Across the show, ideas emanating from works begin to emerge, as participating artists ponder the space in which they live. Cultivating a place of desire and social engagement, notions of private and public life, family, social dynamics, leisure, and labour intersect.

In the case of Donna Ong's photographs from the series 'My Forest Has No Name' (2014–ongoing), a vibrant waterfall and tropical forest transport viewers to a new world, a small paradise, a daydream: a blissful summer afternoon in the country.

Left to right: Ian Woo, 'Flag – Installation' (2019); Donna Ong, 'My Forest Has No Name' (2014–ongoing). Exhibition view: The Lie of the Land, FOST Gallery, Singapore (7 August–17 October 2021). Courtesy FOST Gallery and the artist.

I find myself pondering more on the land in these images. On the one hand, the land could be seen as a utopian aspiration, but it is more likely an authority-imposed utopia, one that originates somewhat in uncompromising beliefs on how others should live.

On the other, the land stands as a relevant illustration of what a utopian project can be, once grand theories have been cast aside: a feasible, practical, but even more importantly, subjective utopia.

Ong Si Hui, Moth (that flies by day): Like clockwork (2018). Bianco Carrara marble. Ø 7 x 65 cm. Exhibition view: The Lie of the Land, FOST Gallery, Singapore (7 August–17 October 2021). Courtesy FOST Gallery and the artist.

Arrayed on the grey gallery floor, as if on a smooth tarmac road, are a series of elegantly cut-out Bianco Carrara marble sculptures with their main bodies shaped like daggers or other traditional weapons, their tips pointed at both ends.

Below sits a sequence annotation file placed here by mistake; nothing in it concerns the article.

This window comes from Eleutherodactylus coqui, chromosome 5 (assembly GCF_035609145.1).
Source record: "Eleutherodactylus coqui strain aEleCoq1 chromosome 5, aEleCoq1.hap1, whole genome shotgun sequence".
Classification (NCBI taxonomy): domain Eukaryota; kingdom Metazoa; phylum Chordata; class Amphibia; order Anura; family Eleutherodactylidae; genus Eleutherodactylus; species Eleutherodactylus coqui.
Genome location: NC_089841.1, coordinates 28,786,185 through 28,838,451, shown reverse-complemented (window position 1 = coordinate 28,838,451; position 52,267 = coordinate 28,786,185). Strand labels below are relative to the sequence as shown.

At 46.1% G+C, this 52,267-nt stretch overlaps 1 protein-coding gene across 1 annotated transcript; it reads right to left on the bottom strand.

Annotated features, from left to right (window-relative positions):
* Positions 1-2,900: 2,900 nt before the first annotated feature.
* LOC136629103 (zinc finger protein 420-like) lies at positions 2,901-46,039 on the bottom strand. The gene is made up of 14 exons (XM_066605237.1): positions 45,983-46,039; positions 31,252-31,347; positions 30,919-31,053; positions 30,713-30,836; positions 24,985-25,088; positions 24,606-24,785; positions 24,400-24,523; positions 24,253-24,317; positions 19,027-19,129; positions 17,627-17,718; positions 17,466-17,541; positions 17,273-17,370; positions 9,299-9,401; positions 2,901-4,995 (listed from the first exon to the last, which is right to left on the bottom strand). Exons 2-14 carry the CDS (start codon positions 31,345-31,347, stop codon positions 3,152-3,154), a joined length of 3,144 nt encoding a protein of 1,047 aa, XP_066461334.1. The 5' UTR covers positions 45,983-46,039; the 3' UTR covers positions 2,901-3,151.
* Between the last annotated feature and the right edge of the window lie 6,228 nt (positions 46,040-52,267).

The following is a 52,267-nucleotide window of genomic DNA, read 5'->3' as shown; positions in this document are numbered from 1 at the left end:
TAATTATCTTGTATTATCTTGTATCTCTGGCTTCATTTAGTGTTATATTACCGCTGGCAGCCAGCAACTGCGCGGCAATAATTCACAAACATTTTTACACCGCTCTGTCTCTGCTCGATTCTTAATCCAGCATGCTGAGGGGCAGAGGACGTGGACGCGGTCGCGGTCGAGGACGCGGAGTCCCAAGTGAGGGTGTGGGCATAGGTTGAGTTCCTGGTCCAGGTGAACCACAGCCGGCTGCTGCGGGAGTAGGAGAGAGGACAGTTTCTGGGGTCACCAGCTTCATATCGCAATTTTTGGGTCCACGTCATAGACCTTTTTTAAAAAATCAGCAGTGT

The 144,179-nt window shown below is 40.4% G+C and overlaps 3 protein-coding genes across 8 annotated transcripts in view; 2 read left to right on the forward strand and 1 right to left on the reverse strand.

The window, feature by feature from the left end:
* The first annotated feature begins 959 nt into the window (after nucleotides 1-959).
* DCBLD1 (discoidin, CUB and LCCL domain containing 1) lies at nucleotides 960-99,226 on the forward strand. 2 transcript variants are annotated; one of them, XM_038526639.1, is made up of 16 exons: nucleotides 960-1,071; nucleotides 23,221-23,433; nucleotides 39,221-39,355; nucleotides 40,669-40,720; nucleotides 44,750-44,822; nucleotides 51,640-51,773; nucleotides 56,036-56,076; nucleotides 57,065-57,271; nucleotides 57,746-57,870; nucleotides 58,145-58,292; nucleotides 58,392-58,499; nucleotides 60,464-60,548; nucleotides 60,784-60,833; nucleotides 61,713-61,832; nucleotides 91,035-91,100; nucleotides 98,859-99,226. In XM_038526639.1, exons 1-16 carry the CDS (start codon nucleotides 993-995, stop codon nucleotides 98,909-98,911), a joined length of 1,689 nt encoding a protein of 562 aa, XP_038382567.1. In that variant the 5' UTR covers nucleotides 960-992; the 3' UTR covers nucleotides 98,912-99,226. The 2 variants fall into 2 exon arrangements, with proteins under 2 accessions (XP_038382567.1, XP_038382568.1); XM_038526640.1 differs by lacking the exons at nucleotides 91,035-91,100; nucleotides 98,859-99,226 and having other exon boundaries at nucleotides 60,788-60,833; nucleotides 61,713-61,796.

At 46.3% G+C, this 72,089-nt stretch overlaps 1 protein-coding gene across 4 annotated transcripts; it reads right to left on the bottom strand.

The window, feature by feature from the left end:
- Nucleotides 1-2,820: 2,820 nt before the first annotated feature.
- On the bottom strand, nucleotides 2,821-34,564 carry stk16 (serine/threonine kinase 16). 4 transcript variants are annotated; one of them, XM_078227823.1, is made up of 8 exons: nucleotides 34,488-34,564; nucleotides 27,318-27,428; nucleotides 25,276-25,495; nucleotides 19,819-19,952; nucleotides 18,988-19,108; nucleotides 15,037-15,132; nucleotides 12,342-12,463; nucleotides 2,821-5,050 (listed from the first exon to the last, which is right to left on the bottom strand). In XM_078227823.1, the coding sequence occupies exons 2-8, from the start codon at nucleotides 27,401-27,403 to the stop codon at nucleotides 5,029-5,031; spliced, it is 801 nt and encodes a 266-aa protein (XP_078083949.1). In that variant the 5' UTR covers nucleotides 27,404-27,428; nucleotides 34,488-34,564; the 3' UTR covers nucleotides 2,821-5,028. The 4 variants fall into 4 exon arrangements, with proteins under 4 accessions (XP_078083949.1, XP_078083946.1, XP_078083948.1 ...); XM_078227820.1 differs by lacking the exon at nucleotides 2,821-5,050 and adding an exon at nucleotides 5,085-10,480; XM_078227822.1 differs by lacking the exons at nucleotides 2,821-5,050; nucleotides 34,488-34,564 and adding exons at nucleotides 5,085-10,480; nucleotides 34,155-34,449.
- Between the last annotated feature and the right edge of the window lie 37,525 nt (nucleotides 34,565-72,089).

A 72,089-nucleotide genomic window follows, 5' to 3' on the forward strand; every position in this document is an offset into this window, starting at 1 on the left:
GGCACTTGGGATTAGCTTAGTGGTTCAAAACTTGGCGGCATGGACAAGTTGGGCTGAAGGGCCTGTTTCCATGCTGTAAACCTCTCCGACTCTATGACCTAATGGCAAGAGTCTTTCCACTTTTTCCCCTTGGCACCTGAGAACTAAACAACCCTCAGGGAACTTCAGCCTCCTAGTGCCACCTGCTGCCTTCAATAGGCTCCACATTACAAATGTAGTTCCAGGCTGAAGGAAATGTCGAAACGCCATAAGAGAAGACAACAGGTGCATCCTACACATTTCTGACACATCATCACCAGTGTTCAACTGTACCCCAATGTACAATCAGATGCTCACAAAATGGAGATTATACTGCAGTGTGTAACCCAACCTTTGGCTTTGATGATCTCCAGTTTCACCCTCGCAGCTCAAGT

Comprising Ong Si Hui's Moth (that flies by day): Like clockwork (2018), these sculptural elements look coolly minimalist, with their polished anatomy, streamlined geometric forms, and understated colour.

Zul Mahmod, No Substance (Trunk) 1 (2019) (detail). Solenoids, science apparatus, microcontroller, midi player and metal. Sound: 10 min. Dimensions variable. Exhibition view: The Lie of the Land, FOST Gallery, Singapore (7 August–17 October 2021). Courtesy FOST Gallery and the artist.

Offering a sonic accompaniment to these floor-based sculptures is Zul Mahmod's engaging 'No Substance (Trunk)' series (2014/2019), a sound installation consisting of laboratory glassware mounted on metal pipes.

Audio interventions include the clink of the metal on the conical flask, the clink-clink of a rod on inverted bell, metal on glass, and glass on glass—a sonic combination of materials whose sounds shift from calming, beautiful, to imposing and disturbing.

Left to right: Sim Chi Yin, 'Shifting Sands' (2017); Zul Mahmod, 'No Substance (Trunk)' (2014/2019). Exhibition view: The Lie of the Land, FOST Gallery, Singapore (7 August–17 October 2021). Courtesy FOST Gallery and the artist.

Drawing an analogy with glass as manufactured and empty, 'No Substance (Trunk)' critiques the urban planning of modern cities as cold and lacking human touch, shaped by a market economy drained of empathy and kindness.

In these environments, of which Singapore is but one, the imagination is sometimes all one has left to escape the conditions that Karl Jaspers's 1931 book Man in the Modern Age aptly described, where individual agency is depleted through life's increasing mechanisation. —[O]

Sign up to be notified when new articles like this one are published in Ocula Magazine.
Sign Up